January 22, 2020 by admin
Named by W R Morris after the city of dreaming spires, the university town in which he grew up, the manufacture of Morris's Oxford cars had helped to turn the south-side of Oxford into a thriving industrial area.
Like its predecessors, the Morris Oxford for the 1960s was a four-cylinder family car. It would have been seen as mid-sized in the UK, which is where most of the cars were sold. The Oxford (Farina) competed with models such as the Singer Gazelle and Vauxhall Victor.
Oxford series V 1959–61
For 1959, the Oxford, announced on Lady Day 25 March 1959, was merged into the mid-sized Pininfarina-designed BMC Farina range along with a half-dozen other previously announced models, including the 1958 Wolseley 15/60 and 1959 Riley 4/68, Austin A55 Cambridge Mark II, and MG Magnette Mark III. The Austin and Morris cars were nearly identical but were produced in separate factories. Differences in the Morris included some of the chrome and interior trim, and the rear lights. Inside, a front bench seat and special dashboard fitted with speedometer, oil pressure gauge, coolant temperature gauge, fuel gauge and clock (optional) were used. A choice of floor or column gear change was available. The handbrake was floor-mounted to the side of the seat. The 1.5 L B-Series engine continued. Drum brakes of 9 in (230 mm) diameter were fitted front and rear and the steering used a cam and peg system. The suspension was independent at the front using coil springs and had a live axle and semi-elliptic leaf springs at the rear.
The Series IV Traveller was still listed till September 1960, by which time a Series V Traveller had been introduced.
Tested by The Motor magazine the car had a top speed of 78 mph (126 km/h) and could accelerate from 0–60 mph (97 km/h) in 25.4 seconds. A "touring" fuel consumption of 29.8 miles per imperial gallon (9.5 L/100 km; 24.8 mpg‑US) was recorded.
Both standard and de-luxe versions were offered. The de-luxe package included a heater, manual screen washer, twin sun visors, twin horns, bumper over-riders, a clock and leather-covered seat. A two-tone paint scheme and a radio were available as options.
On the home market the Standard version cost £815 and the de-luxe £844 including taxes.
In all, 87,432 Series V Oxfords were built.
Oxford series VI 1961–71
All five Farina cars were updated in October 1961 with a new 1.6 L (1622 cc/98 in3) version of the B-Series engine, longer wheelbase and a new revised look. The tail fins had been trimmed and there were still detail changes between the marques. The Morris retained the series V dash, while the Austin had an all-new fake woodgrain design.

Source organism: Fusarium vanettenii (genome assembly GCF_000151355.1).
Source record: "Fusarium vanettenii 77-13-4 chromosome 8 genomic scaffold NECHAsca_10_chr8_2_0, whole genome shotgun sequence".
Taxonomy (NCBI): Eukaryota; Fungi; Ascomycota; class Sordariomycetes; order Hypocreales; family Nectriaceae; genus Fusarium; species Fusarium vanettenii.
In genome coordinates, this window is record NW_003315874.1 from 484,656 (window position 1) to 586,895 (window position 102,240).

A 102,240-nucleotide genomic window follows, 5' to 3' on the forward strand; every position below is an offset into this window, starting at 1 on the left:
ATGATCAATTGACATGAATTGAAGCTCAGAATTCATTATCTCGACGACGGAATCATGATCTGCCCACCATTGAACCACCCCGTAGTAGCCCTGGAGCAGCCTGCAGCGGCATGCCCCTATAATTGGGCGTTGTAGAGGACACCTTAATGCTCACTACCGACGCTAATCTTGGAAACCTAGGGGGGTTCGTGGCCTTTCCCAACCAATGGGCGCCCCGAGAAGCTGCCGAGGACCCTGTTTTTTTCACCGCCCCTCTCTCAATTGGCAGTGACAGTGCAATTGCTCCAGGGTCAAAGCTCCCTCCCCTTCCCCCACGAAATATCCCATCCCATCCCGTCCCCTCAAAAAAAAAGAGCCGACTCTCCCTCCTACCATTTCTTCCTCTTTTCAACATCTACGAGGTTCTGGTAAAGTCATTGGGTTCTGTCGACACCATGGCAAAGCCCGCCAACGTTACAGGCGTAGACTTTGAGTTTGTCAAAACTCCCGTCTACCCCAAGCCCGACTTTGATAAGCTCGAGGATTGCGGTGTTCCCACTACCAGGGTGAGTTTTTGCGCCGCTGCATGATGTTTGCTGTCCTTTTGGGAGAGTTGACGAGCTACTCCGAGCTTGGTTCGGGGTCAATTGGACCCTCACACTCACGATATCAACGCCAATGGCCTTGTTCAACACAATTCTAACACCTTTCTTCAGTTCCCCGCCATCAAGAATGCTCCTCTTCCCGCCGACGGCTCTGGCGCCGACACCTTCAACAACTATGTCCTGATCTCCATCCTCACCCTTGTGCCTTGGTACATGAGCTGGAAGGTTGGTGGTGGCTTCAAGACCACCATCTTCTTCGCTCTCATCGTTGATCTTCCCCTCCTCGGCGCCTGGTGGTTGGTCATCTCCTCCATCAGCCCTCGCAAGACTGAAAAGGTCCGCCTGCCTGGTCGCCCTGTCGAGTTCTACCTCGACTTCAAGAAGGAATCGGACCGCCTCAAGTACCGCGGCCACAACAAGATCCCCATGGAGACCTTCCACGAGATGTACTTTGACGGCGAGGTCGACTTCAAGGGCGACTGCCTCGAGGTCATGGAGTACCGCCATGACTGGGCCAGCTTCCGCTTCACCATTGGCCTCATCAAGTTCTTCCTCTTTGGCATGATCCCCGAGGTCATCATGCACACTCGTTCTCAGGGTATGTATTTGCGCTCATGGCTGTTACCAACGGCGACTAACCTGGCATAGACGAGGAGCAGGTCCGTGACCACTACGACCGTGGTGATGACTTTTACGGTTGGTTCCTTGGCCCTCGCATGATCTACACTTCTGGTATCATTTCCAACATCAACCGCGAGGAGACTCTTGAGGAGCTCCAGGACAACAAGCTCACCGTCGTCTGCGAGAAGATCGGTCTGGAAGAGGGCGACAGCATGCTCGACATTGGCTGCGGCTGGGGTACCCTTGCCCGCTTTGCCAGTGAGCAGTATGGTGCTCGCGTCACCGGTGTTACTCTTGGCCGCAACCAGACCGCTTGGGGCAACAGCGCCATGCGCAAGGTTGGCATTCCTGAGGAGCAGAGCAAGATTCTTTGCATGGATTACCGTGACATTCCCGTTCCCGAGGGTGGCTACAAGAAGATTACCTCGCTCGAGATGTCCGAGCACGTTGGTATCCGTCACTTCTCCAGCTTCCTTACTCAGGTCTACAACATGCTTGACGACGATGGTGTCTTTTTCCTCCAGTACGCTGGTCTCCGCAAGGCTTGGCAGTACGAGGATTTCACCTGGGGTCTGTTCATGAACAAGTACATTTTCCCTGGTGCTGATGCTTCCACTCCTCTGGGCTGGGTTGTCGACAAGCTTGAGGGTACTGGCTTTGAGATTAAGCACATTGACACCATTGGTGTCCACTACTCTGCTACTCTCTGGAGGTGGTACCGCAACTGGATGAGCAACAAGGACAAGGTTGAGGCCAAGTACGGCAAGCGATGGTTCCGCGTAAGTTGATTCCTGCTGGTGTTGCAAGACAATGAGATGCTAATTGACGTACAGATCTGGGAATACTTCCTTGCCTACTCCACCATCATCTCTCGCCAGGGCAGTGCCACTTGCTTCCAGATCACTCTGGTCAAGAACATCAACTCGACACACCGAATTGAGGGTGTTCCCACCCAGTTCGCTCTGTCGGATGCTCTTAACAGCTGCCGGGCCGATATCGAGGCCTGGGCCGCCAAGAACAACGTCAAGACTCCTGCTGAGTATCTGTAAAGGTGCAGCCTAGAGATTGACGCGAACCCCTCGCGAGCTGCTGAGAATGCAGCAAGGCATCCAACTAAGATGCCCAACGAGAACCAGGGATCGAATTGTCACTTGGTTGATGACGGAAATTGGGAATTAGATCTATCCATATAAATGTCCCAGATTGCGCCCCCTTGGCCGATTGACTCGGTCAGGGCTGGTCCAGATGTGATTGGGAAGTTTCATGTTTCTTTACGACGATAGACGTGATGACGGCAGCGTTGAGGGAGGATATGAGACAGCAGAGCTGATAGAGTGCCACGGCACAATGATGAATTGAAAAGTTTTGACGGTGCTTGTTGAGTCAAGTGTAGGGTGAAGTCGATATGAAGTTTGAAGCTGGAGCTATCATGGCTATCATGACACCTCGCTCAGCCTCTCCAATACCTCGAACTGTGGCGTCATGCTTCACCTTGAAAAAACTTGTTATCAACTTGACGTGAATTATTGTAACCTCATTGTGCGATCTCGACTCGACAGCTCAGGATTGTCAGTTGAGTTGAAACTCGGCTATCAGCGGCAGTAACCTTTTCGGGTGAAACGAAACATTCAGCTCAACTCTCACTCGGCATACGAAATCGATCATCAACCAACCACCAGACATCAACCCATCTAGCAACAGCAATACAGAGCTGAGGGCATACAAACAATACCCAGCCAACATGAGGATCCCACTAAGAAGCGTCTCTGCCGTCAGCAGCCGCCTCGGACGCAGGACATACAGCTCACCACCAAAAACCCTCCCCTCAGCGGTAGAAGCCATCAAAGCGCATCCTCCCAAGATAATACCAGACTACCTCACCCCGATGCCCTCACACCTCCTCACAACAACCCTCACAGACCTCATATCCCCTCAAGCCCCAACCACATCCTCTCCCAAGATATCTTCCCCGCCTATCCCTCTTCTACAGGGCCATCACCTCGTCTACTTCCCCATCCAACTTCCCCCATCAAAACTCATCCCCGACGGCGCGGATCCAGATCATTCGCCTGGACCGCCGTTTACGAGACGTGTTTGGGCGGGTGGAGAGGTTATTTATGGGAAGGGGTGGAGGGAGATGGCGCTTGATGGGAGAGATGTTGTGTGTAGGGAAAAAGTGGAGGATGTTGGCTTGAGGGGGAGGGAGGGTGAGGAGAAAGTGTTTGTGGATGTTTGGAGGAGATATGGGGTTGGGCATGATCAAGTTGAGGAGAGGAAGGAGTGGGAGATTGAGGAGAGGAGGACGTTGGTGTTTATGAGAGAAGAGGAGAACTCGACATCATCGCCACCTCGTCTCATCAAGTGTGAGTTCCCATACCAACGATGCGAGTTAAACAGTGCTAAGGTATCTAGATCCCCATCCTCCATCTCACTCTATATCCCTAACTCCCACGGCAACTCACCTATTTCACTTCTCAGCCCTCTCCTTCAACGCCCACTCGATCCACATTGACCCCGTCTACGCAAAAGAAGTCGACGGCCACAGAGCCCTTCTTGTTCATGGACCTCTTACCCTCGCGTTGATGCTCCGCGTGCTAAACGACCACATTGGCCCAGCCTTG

The Morris Oxford Traveller (estate) series V was replaced by a series VI, although little changed apart from the front grille.
The Oxford VI remained in production until 1971 with 208,823 produced. The Oxford range was to have been replaced by the 1967 Morris 1800 (a badge-engineered 1964 ADO17 Austin 1800), but in the event both were built in parallel until 1971 because in terms both of pricing and of interior space the 1800 fell into the market segment of a slightly larger car. The ADO17 1800 continued until 1975, when it was succeeded by the ADO71 Morris 1800. The car which took the Oxford's place at the smaller end of the market segment was the Morris Marina, which also succeeded the yet smaller Minor.
- Sedgwick, M.; Gillies, M. (1986). A-Z of Cars 1945–1970. Bay View Books. ISBN 1-870979-39-7.
- BMC-Leyland Australia Heritage Group, Building Cars in Australia, 2012, page 214
- Culshaw; Horrobin (1974). Complete Catalogue of British Cars. London: Macmillan. ISBN 0-333-16689-2.
- New Morris Oxford. The Times, Wednesday, Mar 25, 1959; pg. 8; Issue 54418
- "The Morris Oxford V Road Test". The Motor: 75–83. 4 May 1960.
- The British Motor Corporation. The Times, Wednesday, Oct 18, 1961; pg. 7; Issue 55215
- Davis, Pedr (1986). The Macquarie Dictionary of Motoring.
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